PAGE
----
Style and Technique
In “How to Tell a Story,” Twain observes that “the humorous story is strictly a work of art—high and delicate art—and only an artist can tell it; but no art is necessary in telling the comic and witty story; anybody can do it. The art of telling a humorous story—understand, I mean by word of mouth, not print—was created in America, and has remained at home.” The distinction Twain makes between comic and witty stories—that is, stories depending on a “punch line” or clever play on words—and the “humorous story” is an important one for appreciating the artistry of “Jim Baker’s Bluejay Yarn,” as well as for understanding the high value Twain placed on humor as an indigenous American art form.
The humorous story depends for its effect almost entirely on the artistry of a master storyteller. Foremost among the techniques necessary to tell such a story effectively is the characterization of a narrative voice appropriate to the material. Such stories, Twain says, are “told gravely; the teller does his best to conceal the fact that he even dimly suspects that there is anything funny about it.” Properly told, the humorous story results in “a performance which is thoroughly charming and delicious. This is art—and fine and beautiful, and only a master can encompass it.”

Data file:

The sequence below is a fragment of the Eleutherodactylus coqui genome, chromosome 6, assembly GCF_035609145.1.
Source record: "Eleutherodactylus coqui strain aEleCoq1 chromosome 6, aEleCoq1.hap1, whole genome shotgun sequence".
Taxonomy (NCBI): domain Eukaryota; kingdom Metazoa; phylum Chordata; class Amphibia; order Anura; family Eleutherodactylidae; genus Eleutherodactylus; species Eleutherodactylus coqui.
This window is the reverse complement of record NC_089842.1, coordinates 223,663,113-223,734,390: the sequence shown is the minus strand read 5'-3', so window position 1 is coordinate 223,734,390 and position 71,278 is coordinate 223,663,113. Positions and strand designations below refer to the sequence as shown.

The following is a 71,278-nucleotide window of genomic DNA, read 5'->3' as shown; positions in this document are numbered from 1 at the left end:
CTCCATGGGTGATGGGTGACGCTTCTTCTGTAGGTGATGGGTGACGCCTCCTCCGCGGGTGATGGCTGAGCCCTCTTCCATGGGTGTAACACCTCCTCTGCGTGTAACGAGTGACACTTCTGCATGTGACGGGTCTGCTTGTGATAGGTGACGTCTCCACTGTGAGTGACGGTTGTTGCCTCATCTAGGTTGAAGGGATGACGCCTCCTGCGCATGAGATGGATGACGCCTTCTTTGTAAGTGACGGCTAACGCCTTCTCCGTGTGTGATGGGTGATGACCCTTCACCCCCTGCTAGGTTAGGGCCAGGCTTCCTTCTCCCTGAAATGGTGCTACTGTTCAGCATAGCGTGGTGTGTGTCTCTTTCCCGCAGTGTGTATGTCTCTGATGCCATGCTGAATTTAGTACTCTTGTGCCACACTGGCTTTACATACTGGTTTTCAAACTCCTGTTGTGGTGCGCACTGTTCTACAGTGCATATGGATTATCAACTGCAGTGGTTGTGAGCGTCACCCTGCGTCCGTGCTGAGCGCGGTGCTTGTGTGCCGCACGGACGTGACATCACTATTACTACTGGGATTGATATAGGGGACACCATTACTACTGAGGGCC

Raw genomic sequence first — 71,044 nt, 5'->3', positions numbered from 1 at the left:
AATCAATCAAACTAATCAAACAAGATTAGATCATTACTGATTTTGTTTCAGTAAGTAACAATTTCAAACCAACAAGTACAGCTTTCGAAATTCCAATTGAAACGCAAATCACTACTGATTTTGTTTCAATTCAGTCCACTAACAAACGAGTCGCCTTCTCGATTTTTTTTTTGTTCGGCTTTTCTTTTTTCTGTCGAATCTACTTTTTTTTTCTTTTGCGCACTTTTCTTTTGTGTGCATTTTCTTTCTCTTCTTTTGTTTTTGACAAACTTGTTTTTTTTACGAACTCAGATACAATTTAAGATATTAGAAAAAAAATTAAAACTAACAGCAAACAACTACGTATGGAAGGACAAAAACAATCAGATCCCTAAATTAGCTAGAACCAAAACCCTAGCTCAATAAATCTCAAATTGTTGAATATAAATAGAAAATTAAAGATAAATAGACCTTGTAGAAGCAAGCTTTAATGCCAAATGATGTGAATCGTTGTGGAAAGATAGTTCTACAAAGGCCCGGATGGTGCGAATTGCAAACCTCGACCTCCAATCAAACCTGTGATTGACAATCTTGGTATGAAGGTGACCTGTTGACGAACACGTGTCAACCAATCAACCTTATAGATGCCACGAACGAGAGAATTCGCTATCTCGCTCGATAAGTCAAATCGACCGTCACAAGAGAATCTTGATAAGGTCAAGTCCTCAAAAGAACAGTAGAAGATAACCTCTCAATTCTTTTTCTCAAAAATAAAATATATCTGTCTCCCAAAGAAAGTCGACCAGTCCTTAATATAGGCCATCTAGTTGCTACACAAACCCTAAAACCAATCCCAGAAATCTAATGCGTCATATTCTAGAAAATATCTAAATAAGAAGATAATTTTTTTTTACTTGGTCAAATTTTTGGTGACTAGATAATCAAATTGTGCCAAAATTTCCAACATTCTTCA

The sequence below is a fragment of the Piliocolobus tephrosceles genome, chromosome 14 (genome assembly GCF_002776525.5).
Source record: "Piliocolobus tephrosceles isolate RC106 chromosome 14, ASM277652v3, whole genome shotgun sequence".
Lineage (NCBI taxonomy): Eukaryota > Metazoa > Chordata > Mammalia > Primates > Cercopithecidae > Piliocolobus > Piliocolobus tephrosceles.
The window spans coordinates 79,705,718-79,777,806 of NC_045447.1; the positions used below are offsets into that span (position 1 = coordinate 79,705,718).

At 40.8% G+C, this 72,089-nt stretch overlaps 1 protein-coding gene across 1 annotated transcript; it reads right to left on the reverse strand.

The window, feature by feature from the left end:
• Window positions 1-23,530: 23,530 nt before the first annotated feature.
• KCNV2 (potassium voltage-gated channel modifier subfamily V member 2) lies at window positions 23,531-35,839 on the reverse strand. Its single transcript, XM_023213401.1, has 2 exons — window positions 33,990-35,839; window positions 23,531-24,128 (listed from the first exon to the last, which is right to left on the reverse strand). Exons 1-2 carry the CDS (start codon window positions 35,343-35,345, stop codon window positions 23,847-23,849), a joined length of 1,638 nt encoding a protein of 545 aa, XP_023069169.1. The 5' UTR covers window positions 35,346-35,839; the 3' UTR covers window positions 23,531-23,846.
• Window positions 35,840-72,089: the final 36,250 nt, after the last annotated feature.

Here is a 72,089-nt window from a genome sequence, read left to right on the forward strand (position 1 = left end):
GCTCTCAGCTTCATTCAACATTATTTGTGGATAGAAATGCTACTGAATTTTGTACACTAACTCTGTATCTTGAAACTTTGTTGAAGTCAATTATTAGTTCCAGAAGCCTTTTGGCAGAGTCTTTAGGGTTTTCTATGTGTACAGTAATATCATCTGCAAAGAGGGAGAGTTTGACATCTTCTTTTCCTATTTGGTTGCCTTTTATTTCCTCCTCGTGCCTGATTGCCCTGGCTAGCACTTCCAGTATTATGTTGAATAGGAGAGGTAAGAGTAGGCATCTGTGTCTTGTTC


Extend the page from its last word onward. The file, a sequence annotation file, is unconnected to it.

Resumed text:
Twain was himself such a master storyteller, as he demonstrated in his career as a lecturer. From his work on the stage, as well as from firsthand contact with other storytellers, he mastered not only the art of performing stories but also the art of writing them down as published tales. Few writers have recorded the oral tradition on the page as well as Twain did in such pieces as “Jim Baker’s Bluejay Yarn.” Reading the story tends to be anticlimactic unless one can, either aloud or in the imagination, read it so that Jim Baker’s voice is heard. In the hands of a fine performer, this simple tale of some silly bluejays can still produce the laughter that it did when Twain himself told it to his audiences.